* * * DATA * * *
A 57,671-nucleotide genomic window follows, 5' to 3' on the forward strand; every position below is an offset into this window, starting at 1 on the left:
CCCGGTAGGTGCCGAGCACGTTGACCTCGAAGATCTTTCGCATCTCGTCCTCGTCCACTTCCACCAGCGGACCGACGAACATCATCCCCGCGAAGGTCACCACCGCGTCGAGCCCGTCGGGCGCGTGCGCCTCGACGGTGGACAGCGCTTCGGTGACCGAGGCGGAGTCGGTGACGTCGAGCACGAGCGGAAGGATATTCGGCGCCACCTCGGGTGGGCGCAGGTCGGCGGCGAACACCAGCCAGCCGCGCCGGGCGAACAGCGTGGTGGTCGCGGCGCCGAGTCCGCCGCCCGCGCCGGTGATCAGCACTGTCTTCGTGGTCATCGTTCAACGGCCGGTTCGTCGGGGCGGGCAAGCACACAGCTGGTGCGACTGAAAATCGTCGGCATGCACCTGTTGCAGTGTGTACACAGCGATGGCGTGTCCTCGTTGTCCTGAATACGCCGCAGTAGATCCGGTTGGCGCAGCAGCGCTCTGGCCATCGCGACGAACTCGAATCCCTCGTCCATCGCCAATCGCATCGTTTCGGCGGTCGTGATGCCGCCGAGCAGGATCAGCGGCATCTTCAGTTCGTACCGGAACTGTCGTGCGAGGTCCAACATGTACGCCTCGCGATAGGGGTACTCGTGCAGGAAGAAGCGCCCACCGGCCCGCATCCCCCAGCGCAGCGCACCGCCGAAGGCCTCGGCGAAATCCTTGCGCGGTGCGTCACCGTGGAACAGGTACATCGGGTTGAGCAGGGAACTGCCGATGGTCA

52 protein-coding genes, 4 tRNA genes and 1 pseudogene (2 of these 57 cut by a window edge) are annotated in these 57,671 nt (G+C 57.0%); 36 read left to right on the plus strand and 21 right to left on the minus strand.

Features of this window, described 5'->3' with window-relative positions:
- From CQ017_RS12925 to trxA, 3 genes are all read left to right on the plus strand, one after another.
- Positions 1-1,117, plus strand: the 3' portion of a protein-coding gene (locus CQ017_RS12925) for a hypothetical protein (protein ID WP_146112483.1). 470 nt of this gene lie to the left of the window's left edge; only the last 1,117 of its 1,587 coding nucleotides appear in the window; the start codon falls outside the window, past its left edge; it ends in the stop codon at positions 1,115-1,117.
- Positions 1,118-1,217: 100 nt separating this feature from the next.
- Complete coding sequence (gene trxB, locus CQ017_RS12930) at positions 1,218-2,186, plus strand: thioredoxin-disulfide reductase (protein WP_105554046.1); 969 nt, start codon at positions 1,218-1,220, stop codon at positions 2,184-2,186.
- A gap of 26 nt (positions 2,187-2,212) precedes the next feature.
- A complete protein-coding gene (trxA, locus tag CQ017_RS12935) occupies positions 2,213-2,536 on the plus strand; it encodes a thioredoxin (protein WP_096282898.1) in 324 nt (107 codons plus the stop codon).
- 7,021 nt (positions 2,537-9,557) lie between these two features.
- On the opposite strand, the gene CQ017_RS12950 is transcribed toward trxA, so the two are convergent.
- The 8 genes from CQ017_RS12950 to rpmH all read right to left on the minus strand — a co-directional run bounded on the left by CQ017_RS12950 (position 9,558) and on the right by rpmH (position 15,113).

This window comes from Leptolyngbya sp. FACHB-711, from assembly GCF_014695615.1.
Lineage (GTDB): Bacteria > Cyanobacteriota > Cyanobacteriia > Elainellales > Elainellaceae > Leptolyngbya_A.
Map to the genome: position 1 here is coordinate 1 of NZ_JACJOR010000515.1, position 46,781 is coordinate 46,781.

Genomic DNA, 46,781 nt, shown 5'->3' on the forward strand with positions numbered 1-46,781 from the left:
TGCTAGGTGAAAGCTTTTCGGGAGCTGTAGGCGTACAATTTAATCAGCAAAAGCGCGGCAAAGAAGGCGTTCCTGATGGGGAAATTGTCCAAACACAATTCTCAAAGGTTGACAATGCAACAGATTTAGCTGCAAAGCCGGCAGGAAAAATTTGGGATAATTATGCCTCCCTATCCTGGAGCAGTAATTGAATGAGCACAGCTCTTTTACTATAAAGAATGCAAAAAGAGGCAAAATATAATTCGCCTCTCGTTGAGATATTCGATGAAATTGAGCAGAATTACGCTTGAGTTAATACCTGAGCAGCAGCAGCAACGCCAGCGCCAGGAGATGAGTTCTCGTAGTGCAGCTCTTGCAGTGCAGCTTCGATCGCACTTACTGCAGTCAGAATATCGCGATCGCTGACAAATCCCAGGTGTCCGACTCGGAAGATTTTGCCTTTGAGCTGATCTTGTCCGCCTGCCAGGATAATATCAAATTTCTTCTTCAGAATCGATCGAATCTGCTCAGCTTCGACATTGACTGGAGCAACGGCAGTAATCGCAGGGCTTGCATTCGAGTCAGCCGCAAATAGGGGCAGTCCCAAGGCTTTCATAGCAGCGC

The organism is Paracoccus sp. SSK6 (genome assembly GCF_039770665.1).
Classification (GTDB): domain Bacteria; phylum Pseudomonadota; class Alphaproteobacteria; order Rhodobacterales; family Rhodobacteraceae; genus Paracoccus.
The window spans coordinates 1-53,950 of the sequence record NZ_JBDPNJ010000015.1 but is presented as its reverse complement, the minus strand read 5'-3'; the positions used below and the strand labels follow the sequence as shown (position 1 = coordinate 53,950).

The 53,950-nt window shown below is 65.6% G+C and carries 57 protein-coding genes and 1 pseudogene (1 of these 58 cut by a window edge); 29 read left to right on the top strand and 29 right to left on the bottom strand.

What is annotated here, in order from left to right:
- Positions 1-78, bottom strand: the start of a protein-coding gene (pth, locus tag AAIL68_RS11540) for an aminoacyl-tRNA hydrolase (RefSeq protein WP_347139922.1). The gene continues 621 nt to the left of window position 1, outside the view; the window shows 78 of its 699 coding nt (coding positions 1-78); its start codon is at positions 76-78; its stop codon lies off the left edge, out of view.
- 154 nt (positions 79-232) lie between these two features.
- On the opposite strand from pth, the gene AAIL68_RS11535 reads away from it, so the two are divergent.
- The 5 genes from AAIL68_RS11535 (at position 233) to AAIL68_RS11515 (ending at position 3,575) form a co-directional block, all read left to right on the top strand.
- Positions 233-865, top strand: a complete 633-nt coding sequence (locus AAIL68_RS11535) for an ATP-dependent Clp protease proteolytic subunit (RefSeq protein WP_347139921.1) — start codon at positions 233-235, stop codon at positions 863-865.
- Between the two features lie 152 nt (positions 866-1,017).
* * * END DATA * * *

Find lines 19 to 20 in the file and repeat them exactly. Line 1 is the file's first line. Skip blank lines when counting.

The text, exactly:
The organism is Paracoccus sp. SSK6 (genome assembly GCF_039770665.1).
Classification (GTDB): domain Bacteria; phylum Pseudomonadota; class Alphaproteobacteria; order Rhodobacterales; family Rhodobacteraceae; genus Paracoccus.